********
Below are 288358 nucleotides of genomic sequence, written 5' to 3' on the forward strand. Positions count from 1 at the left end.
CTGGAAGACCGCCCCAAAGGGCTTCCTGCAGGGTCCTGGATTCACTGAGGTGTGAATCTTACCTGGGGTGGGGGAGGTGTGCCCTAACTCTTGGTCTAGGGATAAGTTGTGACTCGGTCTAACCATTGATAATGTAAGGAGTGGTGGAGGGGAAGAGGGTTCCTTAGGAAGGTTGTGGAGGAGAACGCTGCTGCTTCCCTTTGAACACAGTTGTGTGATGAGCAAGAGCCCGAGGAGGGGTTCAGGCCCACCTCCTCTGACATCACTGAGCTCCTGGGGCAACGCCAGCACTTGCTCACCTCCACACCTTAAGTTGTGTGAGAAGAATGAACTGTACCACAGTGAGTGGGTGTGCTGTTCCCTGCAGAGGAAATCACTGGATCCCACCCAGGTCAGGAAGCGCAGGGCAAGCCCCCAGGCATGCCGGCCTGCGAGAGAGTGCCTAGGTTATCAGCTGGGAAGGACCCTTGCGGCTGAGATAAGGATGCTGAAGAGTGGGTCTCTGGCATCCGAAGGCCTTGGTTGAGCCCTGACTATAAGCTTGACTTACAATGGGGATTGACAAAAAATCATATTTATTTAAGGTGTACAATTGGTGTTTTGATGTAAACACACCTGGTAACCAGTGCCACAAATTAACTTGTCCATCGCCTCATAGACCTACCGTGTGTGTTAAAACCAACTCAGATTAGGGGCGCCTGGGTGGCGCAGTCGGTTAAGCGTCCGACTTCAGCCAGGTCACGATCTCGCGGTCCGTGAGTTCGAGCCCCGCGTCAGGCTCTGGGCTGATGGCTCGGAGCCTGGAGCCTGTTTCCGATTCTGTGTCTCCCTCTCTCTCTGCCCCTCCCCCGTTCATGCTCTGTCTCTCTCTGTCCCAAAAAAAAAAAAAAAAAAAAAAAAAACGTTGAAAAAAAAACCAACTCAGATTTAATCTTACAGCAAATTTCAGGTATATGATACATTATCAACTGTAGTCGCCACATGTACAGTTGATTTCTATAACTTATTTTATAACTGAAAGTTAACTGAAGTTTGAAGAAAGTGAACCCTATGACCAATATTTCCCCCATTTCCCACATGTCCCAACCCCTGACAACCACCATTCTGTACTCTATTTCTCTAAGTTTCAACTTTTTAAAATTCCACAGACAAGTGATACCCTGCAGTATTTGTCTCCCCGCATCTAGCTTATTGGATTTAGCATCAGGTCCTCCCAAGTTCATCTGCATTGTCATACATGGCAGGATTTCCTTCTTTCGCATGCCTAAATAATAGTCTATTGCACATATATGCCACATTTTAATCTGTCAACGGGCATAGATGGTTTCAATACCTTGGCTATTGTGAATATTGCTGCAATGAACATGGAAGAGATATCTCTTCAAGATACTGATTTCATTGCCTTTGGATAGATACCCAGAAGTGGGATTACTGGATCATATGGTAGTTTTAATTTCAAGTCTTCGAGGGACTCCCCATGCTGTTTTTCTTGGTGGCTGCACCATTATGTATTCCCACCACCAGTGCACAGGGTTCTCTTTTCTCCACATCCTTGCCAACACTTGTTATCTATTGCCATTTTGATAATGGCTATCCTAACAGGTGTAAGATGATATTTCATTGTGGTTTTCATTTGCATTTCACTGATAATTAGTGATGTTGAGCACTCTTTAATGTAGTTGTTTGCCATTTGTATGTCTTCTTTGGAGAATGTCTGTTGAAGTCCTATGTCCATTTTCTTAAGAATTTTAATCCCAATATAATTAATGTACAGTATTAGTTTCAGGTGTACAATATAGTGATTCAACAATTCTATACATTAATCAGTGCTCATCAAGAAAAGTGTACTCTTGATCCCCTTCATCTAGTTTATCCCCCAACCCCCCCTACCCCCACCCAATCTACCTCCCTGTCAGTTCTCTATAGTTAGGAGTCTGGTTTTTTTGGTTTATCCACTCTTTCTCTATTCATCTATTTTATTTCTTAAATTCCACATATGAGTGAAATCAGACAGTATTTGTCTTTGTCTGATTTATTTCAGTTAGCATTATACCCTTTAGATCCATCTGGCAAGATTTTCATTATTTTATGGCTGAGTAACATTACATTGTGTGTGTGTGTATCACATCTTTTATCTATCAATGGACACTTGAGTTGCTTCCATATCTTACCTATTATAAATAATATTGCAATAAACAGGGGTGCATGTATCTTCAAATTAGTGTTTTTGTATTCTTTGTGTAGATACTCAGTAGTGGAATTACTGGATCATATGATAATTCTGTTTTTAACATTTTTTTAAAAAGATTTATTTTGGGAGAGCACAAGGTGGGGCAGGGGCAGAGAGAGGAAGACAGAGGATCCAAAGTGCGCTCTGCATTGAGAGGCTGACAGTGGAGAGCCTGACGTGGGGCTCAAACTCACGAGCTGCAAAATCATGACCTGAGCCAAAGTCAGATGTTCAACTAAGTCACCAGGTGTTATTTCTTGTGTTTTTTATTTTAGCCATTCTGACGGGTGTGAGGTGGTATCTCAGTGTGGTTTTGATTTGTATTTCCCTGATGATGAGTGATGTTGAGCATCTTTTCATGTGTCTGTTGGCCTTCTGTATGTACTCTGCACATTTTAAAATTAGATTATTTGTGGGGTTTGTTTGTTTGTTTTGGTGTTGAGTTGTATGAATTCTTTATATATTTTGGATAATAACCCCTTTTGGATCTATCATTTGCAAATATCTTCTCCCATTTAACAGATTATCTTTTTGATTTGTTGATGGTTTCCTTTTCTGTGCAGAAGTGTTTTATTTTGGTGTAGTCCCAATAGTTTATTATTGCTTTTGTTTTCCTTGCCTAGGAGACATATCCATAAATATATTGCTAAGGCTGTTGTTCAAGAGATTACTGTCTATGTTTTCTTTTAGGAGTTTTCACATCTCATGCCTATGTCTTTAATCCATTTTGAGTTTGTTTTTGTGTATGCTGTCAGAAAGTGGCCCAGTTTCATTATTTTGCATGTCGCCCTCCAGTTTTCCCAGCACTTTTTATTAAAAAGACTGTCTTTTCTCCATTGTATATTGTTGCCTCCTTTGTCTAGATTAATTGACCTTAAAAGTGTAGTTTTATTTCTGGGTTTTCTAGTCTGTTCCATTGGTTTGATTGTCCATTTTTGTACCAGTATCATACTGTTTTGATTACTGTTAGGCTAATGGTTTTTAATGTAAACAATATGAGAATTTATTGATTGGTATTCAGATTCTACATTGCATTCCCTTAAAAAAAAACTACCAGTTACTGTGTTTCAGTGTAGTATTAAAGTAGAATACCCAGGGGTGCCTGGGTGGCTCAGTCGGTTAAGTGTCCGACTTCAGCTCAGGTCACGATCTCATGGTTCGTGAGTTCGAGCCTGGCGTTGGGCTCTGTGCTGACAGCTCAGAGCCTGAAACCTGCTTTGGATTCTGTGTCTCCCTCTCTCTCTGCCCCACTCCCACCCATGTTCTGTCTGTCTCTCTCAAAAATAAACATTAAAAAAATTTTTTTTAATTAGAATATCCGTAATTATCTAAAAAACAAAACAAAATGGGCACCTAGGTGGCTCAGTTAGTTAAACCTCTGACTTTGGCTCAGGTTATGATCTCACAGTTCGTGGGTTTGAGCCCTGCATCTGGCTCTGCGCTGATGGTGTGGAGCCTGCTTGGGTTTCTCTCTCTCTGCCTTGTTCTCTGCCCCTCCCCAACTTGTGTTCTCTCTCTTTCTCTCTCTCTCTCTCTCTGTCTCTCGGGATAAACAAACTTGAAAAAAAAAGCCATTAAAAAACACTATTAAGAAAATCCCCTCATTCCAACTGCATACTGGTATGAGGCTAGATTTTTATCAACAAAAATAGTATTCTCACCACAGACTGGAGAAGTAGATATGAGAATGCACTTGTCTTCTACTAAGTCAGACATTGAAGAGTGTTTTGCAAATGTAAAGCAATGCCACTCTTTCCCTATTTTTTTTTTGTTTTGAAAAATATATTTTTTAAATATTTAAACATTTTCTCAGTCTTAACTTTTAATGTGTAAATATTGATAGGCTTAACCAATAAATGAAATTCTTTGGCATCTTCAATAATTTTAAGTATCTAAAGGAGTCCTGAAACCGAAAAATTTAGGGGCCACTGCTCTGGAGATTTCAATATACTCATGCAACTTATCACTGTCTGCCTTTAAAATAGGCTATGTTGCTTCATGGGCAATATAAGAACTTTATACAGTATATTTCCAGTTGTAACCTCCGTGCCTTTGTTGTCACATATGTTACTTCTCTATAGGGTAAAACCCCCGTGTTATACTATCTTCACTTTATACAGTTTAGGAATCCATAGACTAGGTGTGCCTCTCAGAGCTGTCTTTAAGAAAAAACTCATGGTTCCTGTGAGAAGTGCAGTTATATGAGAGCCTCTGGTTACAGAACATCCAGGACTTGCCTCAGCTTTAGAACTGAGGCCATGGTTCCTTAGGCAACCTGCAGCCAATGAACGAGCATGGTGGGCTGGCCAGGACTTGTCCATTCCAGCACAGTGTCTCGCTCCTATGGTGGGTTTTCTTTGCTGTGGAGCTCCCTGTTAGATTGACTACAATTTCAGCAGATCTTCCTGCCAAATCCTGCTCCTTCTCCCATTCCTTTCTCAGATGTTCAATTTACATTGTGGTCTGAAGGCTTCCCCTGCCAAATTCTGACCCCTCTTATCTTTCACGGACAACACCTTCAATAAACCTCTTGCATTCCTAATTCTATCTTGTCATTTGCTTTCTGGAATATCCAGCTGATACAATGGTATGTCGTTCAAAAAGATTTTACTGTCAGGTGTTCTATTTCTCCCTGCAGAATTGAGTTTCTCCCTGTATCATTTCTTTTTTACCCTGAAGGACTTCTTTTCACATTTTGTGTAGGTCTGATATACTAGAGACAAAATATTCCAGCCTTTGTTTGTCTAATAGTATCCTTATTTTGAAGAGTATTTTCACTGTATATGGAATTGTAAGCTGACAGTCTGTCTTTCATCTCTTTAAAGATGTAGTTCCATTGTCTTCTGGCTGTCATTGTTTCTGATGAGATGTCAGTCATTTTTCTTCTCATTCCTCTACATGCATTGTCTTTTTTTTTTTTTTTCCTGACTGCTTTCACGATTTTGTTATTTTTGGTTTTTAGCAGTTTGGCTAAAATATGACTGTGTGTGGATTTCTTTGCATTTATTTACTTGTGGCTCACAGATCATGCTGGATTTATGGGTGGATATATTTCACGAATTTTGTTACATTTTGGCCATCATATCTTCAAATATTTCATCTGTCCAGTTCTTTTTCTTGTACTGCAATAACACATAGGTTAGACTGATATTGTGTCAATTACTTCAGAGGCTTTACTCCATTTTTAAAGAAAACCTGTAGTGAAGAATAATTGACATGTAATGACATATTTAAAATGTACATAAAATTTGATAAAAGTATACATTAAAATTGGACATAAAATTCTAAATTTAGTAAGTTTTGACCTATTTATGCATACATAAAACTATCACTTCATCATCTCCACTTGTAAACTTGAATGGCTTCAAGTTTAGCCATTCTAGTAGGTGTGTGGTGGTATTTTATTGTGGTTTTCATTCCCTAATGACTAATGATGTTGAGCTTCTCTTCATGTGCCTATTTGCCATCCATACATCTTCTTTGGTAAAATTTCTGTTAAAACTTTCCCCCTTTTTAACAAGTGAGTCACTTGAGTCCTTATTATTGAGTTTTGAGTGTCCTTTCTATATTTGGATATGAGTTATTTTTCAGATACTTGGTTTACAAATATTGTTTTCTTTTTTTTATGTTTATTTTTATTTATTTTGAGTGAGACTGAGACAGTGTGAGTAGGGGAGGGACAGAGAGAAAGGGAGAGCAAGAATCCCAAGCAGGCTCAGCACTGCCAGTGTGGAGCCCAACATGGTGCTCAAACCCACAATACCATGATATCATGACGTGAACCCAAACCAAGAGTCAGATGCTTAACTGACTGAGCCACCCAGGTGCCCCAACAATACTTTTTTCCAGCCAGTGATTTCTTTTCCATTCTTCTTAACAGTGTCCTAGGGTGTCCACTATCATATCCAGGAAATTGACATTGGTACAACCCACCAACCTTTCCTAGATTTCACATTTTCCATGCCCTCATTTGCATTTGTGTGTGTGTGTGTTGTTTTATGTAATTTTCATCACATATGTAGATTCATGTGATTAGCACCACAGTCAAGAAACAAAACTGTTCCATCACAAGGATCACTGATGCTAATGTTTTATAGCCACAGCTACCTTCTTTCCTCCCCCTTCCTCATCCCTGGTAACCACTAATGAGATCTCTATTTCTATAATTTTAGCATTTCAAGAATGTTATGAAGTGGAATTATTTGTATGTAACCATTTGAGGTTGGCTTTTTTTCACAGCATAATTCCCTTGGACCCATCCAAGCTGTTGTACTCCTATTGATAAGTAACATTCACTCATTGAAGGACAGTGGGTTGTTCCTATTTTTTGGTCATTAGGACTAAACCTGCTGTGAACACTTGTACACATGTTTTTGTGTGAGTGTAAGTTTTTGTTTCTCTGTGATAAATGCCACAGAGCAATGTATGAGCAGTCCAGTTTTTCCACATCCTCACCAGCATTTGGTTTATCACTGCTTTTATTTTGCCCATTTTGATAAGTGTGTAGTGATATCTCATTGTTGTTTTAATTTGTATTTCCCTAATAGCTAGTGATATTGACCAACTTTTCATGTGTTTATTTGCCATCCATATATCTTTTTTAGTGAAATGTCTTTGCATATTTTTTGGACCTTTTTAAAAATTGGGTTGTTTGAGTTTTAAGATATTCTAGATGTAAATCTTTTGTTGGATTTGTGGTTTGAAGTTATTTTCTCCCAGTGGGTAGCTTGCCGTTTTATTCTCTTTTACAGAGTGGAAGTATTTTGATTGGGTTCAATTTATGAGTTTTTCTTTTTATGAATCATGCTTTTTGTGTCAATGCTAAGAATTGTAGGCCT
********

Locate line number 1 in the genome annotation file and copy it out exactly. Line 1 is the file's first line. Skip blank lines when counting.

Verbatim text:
Below are 288358 nucleotides of genomic sequence, written 5' to 3' on the forward strand. Positions count from 1 at the left end.